If you can wrap used diapers in biodegradable diaper bags then that is one step better than plastic bags and is not much extra cost or effort.
Are ‘Biodegradable Diapers’ Really Biodegradable?
You may have noticed that there are many biodegradable diapers on the shelves these days, which advertise themselves as being more environmentally friendly.
In actual fact, there are no 100% biodegradable diapers available to buy, and many of those that advertise as being so are in fact only 60% biodegradable.
Some of the materials being used in these biodegradable diapers today include bamboo fibres, chlorine-free wood pulp, and biodegradable water-resistant outer sheets made with natural cotton and cornstarch paper.
The best of these brands achieves an 80% biodegradable product, which includes the packaging being biodegradable too. But even these top-end eco diapers will not break down if thrown in a landfill site because landfills are designed to keep air and microbes out.
For these diapers to decompose they must be disposed of in compost where oxygen and natural bacterias can break them down.
This is why you should take your biodegradable nappies to a composting facility, or even start your own compost heap at home, if you truly want to reduce your impact on the environment,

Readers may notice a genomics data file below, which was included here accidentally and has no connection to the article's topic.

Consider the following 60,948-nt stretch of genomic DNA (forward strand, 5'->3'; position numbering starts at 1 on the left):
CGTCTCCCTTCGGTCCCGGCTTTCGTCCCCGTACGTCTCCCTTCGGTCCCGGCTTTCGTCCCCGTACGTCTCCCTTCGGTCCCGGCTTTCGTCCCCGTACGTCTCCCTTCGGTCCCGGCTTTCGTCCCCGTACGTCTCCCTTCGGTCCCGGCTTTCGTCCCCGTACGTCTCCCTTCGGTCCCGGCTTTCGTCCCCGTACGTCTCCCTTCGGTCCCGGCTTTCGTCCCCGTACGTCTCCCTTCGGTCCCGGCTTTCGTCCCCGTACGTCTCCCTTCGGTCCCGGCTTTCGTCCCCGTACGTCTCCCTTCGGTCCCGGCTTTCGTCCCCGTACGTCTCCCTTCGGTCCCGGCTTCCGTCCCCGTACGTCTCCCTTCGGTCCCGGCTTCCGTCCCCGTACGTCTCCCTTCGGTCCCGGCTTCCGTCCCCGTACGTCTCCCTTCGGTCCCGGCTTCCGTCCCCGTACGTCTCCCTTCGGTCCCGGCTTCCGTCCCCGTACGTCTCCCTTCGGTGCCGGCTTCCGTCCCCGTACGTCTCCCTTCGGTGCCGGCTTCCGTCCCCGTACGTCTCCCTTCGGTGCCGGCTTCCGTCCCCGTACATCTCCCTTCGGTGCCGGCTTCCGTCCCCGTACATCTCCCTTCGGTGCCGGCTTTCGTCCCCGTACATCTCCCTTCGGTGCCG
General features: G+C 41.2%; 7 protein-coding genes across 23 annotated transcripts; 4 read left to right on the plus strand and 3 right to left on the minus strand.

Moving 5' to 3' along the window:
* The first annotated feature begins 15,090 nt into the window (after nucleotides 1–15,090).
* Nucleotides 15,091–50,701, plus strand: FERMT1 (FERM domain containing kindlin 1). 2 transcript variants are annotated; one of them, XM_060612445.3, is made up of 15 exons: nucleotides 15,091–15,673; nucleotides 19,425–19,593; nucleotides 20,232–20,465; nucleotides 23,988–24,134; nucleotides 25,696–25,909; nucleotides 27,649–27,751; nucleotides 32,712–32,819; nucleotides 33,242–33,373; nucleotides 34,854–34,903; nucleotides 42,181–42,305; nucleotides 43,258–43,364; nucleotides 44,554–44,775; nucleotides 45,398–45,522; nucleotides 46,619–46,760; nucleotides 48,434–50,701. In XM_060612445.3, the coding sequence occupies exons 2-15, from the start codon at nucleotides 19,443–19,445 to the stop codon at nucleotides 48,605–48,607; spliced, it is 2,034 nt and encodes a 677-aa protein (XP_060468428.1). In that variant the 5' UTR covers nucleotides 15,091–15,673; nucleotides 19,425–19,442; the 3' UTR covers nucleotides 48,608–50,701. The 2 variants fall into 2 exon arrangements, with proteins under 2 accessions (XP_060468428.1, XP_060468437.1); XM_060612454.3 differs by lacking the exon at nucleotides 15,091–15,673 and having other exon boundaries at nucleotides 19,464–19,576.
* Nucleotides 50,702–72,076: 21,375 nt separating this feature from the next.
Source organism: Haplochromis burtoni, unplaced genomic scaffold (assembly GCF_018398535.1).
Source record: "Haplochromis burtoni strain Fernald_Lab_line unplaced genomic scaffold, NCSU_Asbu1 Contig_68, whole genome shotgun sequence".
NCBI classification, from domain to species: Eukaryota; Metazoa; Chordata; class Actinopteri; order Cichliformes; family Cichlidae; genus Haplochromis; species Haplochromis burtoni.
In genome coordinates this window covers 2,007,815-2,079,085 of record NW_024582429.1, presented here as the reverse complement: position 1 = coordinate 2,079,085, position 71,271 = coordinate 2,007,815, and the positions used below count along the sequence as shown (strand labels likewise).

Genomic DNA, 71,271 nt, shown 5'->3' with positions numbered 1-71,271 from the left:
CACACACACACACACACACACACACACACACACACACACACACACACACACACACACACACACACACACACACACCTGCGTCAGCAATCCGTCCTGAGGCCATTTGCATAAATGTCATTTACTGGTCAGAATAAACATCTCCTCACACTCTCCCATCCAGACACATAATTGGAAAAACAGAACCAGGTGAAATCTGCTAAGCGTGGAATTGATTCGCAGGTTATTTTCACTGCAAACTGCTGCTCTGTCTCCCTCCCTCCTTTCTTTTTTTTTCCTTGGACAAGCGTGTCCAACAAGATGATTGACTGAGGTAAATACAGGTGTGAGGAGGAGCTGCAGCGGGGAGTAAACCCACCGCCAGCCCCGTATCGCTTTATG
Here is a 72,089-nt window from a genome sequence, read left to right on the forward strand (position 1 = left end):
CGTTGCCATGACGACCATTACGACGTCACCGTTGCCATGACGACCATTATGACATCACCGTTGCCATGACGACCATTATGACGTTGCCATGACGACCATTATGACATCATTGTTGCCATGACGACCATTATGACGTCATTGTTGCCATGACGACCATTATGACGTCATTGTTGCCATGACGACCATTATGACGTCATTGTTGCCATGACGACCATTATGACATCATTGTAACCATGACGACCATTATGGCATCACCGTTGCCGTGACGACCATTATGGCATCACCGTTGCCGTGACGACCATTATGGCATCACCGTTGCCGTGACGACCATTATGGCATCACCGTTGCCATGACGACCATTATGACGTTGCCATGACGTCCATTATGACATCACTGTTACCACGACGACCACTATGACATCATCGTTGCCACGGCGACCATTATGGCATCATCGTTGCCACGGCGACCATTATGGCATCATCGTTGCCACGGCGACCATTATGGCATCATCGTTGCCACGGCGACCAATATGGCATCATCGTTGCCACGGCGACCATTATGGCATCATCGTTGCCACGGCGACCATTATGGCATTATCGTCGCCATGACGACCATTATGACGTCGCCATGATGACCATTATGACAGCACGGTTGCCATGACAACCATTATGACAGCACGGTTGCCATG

Are Biodegradable Diapers Eco-Friendly?
Of course, biodegradable diapers are much more eco-friendly than regular diapers if you dispose of them in the correct way.
However, they still contain certain chemicals that will seep into the soil of a compost heap which are not natural or healthy for the plants and animals in the surrounding area.
What is more, the production of biodegradable diapers is a huge industry with many large and environmentally damaging factories and processes.
The growing of cotton uses more water than is imaginable, as does that of bamboo and wood pulp.
The blending of these fibres requires machines which churn out carbon dioxide into the air, and the distribution of these products to superstores all over the world uses planes and trains and lorries which all contribute to global warming.
The main problem is just how many diapers get used every day, and how many are thrown away. Even if they are biodegradable, the sheer number of diapers makes them environmentally detrimental.
Are Cloth Diapers Eco-Friendly?
The most eco-friendly option available to mothers and babies today are the good old-fashioned cloth diapers that were used up until the 1970s.
Although these diapers are made from cotton which require lots of water to grow, and are distributed in the same way as regular diapers, using trains, planes and lorries, you can reuse them again and again.
This means that for every one cloth diaper you buy, you would throw away hundreds and hundreds of disposable diapers. Therefore, you will save money and the environment by buying cloth diapers.
And if you think that they are too difficult to use, too messy or unhygienic, just remember that your grandmother probably used them without thinking twice only a few generations ago.